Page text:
The St. Germain Legends. "For a Pin," "Mignon," "The Nightlight.'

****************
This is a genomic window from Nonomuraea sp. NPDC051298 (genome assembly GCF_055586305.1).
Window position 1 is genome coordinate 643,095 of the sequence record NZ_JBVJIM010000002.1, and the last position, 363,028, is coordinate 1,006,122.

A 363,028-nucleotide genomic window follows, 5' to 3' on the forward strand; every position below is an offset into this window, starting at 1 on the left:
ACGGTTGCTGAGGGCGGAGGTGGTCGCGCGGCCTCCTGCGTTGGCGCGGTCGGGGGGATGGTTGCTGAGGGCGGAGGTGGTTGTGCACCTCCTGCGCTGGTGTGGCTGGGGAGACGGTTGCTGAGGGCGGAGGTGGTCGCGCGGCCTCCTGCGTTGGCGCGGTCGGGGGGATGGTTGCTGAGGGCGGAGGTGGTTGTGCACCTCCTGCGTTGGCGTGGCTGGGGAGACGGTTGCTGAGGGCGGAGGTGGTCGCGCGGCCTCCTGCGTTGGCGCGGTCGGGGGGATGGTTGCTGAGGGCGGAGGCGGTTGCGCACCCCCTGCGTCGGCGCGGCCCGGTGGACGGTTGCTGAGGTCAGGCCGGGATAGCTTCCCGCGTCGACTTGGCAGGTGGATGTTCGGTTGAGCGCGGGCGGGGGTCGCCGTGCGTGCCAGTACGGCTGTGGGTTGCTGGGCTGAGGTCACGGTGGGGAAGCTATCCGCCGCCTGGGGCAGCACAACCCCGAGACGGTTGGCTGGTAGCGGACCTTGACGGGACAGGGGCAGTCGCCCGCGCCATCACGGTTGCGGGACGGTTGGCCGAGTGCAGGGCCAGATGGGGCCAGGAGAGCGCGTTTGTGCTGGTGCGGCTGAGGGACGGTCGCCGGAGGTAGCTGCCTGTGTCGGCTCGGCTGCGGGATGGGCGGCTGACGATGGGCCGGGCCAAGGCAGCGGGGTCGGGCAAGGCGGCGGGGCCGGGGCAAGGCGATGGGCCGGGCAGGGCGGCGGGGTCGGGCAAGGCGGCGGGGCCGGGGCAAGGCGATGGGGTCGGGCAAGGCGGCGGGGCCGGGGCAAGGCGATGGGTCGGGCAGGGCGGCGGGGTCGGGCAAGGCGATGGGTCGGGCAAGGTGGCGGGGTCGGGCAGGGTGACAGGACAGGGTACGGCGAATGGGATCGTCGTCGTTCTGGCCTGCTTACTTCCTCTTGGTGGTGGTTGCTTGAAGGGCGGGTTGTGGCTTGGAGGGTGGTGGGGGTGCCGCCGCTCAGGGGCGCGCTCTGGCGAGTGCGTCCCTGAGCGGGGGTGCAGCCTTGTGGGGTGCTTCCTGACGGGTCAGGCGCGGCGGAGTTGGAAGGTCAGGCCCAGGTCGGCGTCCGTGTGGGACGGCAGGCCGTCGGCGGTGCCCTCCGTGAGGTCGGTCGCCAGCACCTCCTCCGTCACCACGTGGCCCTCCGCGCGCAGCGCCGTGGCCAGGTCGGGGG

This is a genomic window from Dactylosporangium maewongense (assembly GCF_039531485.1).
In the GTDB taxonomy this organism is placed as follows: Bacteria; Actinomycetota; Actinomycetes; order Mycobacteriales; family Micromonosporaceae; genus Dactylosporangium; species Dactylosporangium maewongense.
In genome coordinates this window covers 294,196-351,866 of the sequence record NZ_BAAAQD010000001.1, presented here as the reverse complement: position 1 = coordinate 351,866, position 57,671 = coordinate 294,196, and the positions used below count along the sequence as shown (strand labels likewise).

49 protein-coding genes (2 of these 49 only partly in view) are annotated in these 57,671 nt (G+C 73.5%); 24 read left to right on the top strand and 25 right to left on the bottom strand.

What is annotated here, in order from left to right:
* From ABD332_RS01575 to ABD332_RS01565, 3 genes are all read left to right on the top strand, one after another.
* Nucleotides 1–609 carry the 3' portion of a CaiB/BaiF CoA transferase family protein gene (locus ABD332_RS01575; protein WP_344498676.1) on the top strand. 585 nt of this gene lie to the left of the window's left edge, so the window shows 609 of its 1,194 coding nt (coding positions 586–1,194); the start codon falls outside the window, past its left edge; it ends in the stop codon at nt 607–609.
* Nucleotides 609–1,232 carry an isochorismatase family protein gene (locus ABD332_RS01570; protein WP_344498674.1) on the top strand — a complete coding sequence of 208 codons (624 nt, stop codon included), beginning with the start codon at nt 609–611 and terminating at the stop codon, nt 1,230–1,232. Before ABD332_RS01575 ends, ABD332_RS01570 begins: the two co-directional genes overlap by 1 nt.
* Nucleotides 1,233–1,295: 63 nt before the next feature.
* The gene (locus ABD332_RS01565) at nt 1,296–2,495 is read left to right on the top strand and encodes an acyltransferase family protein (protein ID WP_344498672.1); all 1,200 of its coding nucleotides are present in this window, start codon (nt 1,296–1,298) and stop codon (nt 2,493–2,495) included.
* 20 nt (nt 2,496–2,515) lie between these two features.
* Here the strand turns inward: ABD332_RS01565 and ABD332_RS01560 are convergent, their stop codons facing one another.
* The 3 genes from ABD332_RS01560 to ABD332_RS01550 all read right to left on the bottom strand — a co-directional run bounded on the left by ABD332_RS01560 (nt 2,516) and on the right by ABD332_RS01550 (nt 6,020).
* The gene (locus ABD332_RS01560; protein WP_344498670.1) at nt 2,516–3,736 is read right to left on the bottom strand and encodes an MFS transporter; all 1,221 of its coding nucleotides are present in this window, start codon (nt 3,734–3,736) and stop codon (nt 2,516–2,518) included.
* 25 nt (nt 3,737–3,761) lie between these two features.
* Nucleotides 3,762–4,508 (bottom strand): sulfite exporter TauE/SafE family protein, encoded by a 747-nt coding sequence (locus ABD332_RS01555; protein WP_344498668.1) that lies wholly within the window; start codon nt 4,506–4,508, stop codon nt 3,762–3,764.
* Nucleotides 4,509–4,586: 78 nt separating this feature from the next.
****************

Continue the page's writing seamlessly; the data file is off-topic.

From the French of J. T. Do Saint Germain. (Chapman and Hall.)— These stories are exceedingly well translated, and really give a tolerably adequate notion of that airy grace which is the charm of the French raconteur. In a moral point of view:they are unexceptionable, indeed everybody is so outrageously innocent, and generous, and dis- interested that one has not the courage to complain of want of reality. When Baron Wolff, the great banker and merchant, takes a penniless youth into his house because he picks up a pin, and in three or four years makes him a partner in sheer admiration of his talents, one feels that the land we tread is the land of romance, where all things are probable, as in a Christmas burlesque. So was there ever such a baronet as the English baronet in "The Nightlight," except indeed on the stage, where the practice of diaguisineyourself to make deserving young people happy is confined to uncles ? M. St. Germain has even improved on this idea, for his baronet is young, and handsome, and marries the beautiful and virtuous daughter of the painter on porcelain himself, which has more practical justice in it than making him merely contribute to the bliss of some rake of a nephew.